The All Blacks' season has been more carefully managed than last year, making sure that there are fresh legs for Monday's test
The biggest lesson the All Black coaches learned last year was the need to inject fresh legs and enthusiasm for the final test of the year.
A virus robbed the All Blacks of plenty in the build-up to their only defeat in 2012, but the madness of the season and the magnitude of the demands made on the players were a bigger factor.
The selectors haven't made that mistake this year - making seven changes to play Ireland in their quest to be the first team to record a perfect season in the professional age. And what an incredible achievement it will be because, frankly, it's a small wonder the players are still standing, let alone able to play test football.
The raw statistics of what players endure in a season make eye-popping reading. Take Chiefs lock Brodie Retallick, who for the second year in succession played all the way through to the Super rugby final and the bulk of the All Black campaign.
He's clocked up in excess of 100,000 air miles since February, spent about 160 nights away from home and played 83 hours of high-intensity rugby.
At 2.03m and 118kg, even a business-class seat is a blessed thing for a man that size to find comfort in. He starts on the bench in Dublin because the selectors are aware that his workload has been enormous and the toll on his still developing body significant.
It's much the same with Liam Messam, who will be in the stands. He's another who has been taken to his limits - probably even beyond - and needs to begin his pre-season early.
Head coach Steve Hansen sees it now - that the greatest threat his team faces at Aviva Stadium is the tyranny of the Southern Hemisphere season which requires his players to travel around the world almost three times and play their last seven tests in nine weeks in seven different countries.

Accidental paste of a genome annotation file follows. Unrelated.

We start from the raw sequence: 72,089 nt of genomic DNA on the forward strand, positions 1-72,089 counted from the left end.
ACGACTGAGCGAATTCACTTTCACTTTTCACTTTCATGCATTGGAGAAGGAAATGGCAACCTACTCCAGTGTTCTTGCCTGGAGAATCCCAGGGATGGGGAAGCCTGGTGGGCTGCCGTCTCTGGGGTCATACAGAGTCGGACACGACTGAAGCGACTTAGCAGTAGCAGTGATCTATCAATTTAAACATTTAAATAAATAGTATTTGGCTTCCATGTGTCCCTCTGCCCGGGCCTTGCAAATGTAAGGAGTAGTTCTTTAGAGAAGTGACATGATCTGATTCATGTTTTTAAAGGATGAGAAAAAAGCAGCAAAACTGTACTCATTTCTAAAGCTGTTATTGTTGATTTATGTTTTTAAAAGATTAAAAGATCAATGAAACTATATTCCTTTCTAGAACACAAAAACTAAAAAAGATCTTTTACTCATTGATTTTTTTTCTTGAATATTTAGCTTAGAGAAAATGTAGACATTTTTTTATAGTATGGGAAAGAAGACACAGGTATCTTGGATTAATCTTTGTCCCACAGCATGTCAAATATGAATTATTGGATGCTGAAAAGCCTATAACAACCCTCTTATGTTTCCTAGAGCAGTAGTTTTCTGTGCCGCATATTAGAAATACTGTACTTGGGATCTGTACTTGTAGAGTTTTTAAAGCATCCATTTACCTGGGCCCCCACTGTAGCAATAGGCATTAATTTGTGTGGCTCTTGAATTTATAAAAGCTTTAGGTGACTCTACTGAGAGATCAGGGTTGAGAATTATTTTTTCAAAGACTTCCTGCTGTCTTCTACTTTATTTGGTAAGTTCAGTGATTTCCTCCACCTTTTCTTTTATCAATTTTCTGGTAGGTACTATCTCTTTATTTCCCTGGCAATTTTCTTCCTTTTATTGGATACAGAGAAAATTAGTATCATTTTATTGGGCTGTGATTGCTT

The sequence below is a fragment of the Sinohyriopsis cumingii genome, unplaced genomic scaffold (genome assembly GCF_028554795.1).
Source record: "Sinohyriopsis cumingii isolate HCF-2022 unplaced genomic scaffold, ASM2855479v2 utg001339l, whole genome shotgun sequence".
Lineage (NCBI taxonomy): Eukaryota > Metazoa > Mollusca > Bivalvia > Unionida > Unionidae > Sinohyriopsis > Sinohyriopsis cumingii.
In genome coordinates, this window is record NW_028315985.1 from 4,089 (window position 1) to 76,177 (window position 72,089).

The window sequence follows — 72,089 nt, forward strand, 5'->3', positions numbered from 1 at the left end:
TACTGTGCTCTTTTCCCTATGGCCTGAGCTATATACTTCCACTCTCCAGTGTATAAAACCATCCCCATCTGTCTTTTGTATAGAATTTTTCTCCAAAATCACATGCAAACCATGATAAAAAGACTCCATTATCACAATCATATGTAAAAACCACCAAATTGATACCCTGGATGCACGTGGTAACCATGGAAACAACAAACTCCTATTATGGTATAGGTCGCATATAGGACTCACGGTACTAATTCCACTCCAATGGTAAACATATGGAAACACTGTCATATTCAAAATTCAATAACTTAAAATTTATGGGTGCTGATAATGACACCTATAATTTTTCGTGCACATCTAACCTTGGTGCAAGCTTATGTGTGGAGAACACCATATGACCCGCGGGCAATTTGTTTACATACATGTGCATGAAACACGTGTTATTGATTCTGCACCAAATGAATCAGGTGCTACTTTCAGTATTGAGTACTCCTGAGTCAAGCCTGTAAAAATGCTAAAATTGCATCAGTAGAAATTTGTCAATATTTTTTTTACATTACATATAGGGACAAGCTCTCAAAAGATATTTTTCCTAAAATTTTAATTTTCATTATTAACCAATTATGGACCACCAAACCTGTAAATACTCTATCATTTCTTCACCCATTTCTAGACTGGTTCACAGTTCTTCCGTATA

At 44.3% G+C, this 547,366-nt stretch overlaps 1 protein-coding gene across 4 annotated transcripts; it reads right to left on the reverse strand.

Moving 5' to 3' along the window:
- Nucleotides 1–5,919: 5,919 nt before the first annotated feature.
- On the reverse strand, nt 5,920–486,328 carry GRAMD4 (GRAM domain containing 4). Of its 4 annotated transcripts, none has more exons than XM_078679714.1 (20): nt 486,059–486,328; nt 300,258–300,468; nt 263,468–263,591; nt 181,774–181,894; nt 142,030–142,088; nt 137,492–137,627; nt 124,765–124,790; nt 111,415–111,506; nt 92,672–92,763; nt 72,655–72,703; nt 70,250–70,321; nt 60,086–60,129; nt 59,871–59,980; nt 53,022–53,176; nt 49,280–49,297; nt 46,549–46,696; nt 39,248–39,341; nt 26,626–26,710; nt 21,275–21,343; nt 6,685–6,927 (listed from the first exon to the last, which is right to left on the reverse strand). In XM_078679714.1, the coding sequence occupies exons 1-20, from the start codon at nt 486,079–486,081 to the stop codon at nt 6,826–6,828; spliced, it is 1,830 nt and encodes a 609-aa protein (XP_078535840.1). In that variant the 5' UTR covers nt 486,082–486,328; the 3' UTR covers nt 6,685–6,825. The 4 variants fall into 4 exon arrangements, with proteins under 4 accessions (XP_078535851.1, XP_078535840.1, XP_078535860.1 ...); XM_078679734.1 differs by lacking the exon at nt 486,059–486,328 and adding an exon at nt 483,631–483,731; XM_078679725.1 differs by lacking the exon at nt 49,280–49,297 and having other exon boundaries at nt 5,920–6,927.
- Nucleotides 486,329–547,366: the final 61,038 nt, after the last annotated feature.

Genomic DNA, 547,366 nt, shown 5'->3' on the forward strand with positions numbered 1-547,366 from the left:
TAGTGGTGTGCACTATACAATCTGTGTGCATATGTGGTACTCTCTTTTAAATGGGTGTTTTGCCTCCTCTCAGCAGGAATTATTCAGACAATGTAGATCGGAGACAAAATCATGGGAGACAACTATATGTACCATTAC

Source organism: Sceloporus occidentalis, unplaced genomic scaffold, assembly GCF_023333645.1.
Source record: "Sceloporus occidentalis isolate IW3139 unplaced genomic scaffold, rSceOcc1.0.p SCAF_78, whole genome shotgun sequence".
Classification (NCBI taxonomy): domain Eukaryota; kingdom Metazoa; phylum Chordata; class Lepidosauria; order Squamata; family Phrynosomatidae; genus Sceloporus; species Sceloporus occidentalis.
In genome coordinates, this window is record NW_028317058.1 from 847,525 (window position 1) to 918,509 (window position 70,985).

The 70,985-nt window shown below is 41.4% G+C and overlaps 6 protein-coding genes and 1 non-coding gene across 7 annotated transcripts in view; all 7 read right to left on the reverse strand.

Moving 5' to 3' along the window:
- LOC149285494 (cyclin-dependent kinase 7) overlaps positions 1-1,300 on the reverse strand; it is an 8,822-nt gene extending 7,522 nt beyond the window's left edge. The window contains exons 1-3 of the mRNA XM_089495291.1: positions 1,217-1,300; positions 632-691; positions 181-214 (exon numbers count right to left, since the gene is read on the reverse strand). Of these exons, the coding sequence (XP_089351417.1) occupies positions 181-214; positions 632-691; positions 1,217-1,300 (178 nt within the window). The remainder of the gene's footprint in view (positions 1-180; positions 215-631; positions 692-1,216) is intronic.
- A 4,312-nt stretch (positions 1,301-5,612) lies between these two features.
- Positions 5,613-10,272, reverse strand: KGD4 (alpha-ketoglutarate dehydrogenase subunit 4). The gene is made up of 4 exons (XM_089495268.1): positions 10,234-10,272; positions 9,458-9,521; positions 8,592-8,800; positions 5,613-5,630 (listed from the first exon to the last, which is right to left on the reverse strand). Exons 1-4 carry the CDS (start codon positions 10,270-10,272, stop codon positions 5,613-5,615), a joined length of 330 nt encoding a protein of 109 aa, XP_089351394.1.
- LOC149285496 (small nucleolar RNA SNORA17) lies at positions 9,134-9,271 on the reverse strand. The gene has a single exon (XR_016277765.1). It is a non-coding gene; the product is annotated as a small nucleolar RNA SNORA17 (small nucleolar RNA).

So far, the coaches have expertly managed players to ensure that fatigue - neither physical nor mental - trips them up.
But memories of test 14 last year are still fresh. That was the defeat to England and Hansen says, effectively, that it was a mistake to pick the team they did.
As they have learned, a few players just didn't have enough left. "Even if we hadn't had the virus we would have ended up picking the same team and I think we would not have been as energised as we would have been had we put some fresh people on the park.
"(The selection for the Ireland test) is a reflection of what happened last year and we do need to inject some new legs in and hopefully those new legs will bring enthusiasm and excitement about playing and give us the energy levels we need."
With all due respect to Ireland, the All Blacks will probably make history in Dublin and when they do, the bigger issue of the season structure will fall from the agenda. Victory will provide vindication of sorts to those entrusted with the administration of the game - that there isn't much wrong. That there certainly isn't the problem with player welfare and workloads that many say there is.
It will, however, be maddeningly farcical for any administrator to believe the game is in good shape in that regard. The IRB has been holding council meetings where it is expected members will only manage to agree to do more research into the feasibility of shifting the June tests to July.
It's a worry that not even the sight of Daniel Carter - the game's flagship player - hobbling off Twickenham last week has provoked a bolder reaction about a season restructure. Surely when the game's best assets are being lost like that - forced into extended breaks when they are only just into their 30s - that's reason enough to see the lunacy of the current set-up.
Apparently not, and Hansen has little faith it will ever change.
"The bigger question is are we ever going to be happy with the season we have got. Probably not until we all get one season that allows the players to have 12-14 weeks off. Even 16 weeks would be great. If we had a global season it would be easy. Guys would get an opportunity to get rid of all their niggles and not go back into rugby in the new year still carrying those niggles and then carrying them into another season. The niggles prevent them from playing the way we know they can really play."